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Why not more cores in today's CPUs?

  1. Nov 21, 2009 #1

    Vanadium 50

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    Perhaps someone can explain this to me.

    An i7 has a transistor count of 731M. A Pentium has a transistor count of 3M. So in principle, Intel could build a 200 core processor today. Each core would be no "smarter" than a Pentium, but that's pretty much all you need.

    Now, I recognize that this is extreme, and such a processor would be bottlenecked by memory bandwidth, but the basic idea seems sound - gain throughput by putting more, less capable, cores on the chip: 20 or 25 Pentium 4's seems not to be outside the realm of possibility.

    Why don't we see this on the market?
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  3. Nov 21, 2009 #2


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    I thought we did? I know our lab had a 35 processor "supercomputer" that were all parallel mac G4's back in the day.
    I think the construction of such a thing, while useful, is not useful on a consumer level. And as such, while they DO exist (thats what supercomputers are)

    so they do it, but its expensive to build and cool. 32 processors is still a LOT of heat.
  4. Nov 21, 2009 #3

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    There are many parallel clusters. I'm talking about a single chip - allocating the feature count differently.

    You do bring up a good point about heat, though.
  5. Nov 21, 2009 #4
    Too many bottlenecks on consumer level motherboards and devices, and the heat problem. There are already ridiculously sized cooling devies on existing motherboards. As an aside, click here to see Mark Russinovich running Windows 7 on a 256-processor computer (not a processor with 256 cores).
  6. Nov 21, 2009 #5


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    256-processors... I don't think my room is large enough for Windows 7 machine, I will stick to my XP.
  7. Nov 21, 2009 #6
    LoL. Seriously, Windows 7 is more efficient than XP at memory management and core management, so if you get a chance, try it out. Unlike Vista, it does not assume you have a PC with a fast graphics processor, and loses or replaces most of the background services that make Windows Vista respond like molasses to simple commands. If you're running it on a laptop, Windows 7 also has better power management (it is designed to run efficiently on netbooks, as opposed to XP which has no optimizations for such low resource devices).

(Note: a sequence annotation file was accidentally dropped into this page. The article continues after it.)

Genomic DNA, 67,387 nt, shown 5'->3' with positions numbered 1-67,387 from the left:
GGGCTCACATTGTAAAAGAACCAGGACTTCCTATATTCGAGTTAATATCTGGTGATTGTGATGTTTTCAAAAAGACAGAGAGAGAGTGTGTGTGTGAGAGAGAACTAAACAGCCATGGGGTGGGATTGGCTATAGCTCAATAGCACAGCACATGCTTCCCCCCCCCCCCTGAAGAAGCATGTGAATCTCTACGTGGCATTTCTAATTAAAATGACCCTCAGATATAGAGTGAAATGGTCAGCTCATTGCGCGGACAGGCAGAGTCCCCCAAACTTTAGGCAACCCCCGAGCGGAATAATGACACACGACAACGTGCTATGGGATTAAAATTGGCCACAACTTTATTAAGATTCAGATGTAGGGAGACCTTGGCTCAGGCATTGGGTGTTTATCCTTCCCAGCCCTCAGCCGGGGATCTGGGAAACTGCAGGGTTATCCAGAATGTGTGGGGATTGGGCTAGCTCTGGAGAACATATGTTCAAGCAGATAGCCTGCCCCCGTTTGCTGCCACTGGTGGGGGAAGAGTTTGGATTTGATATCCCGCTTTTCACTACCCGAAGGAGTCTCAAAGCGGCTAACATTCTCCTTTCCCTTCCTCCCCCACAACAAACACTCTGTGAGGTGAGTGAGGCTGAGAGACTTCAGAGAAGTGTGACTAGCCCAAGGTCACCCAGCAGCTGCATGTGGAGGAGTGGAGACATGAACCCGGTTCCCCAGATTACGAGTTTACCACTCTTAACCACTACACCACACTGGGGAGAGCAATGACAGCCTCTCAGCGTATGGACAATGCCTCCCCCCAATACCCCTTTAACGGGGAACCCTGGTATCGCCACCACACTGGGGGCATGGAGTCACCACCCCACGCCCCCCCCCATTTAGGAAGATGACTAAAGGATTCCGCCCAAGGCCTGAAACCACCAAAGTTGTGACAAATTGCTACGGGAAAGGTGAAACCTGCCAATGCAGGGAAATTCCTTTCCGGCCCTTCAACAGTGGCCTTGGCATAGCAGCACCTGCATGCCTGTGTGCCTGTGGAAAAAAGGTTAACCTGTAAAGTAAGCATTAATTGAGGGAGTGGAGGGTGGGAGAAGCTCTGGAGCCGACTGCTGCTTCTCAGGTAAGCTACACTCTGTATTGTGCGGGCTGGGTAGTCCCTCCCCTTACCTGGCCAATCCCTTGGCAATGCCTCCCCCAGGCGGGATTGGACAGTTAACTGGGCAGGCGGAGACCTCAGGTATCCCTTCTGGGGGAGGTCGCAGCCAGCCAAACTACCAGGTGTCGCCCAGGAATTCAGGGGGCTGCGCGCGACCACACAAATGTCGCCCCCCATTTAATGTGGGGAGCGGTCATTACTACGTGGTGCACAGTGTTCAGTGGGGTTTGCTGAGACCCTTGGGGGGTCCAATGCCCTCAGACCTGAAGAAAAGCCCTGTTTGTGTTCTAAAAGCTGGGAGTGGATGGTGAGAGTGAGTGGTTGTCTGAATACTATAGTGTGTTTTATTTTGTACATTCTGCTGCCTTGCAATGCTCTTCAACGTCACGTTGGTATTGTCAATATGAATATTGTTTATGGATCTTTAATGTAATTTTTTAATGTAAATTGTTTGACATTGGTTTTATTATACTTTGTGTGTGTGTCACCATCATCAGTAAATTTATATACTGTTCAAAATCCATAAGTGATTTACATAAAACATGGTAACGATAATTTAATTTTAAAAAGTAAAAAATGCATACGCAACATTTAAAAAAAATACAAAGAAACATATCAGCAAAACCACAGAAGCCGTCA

I'm running 7 on a 8-year old desktop PC and a 5-year old laptop and multitask much faster than the snail that was Vista, and I have the additional user interface features and hardware management that is not present in XP.
  8. Nov 21, 2009 #7
    intel built an 80 core CPU, but it comes with a new set of problem:


  9. Nov 21, 2009 #8
    But GPU graphics cards can surpass that in computation:

  10. Nov 21, 2009 #9


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    Graphics cards jumped on the "massively parallel" bandwagon several years ago now. Take for example ATI's new top of the line card, the Radeon 5870-

    The card has 1,600 parallel processing units, albeit simple in form when compared to a primary CPU. When used on software optimized for full parallel operation, 2-order of magnitude increases in speed are possible. ATI's definition of a "processing unit" differs somewhat from nVidia, but suffice to say with a mere 512 processors the nVidia card will be pretty ridiculous.

    Keep in mind the FLOPS quoted for graphics cards are usually single-precision calculations, while CPU's may be preforming double-precision. This difference can make comparisons difficult.
  11. Nov 23, 2009 #10
    I'm no expert, but if you built a cpu out of 200 pentium cores its total clock would not be faster than the individual pentium chip itself. In regards to this, I think it is more important to have a chip with higher clock speeds rather than parallel cores. Since todays cpus seem to have hit a limit at around 3.2 ghz, the introduction of more cores was there to advance the system past the clock limitations.

    Hardware wise it is better to have a 3.1 ghz duel core cpu than a 2.4 ghz quad core considering many programs still don't benefit from a duel core cpu or quad core let alone any N-core cpu.
  12. Nov 23, 2009 #11
    When will we see a CPU for a personal computer with TFLOP performance? I don't understand why graphics cards have so many more FLOPS than a CPU has.
  13. Nov 23, 2009 #12


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    Because they are highly parrallelized, they can o a lot of FLOPS if you want the same FLOP applied to 6 or 256 memory locations at the same time. If you want a different FLOP applied in each case they are slow.

    It's like the difference between a printer, that is slow but you can have each new character printed differently, and a printing press that can print an entire page in the time it takes to pritn one character - but you have to have all the characters preset.

    The difficulty of putting more cores onto a single chip is the I/O (apart form how to program the thing) - if they all share the same memory bus then each core's access to RAM is 200x slower while it waits for it's turn - making memory about as fast as disk access. to get round this you have to put a lot of cache onto the chip so that each core's data is already on board, this is what uses most of the i&s Transistor count - it has a huge amount of L1 cache.
    The other alternative is to put separate buses, but that means a chip a lot more pins - which is tricky given that an i7 socket already has 1360.
    Last edited: Nov 23, 2009
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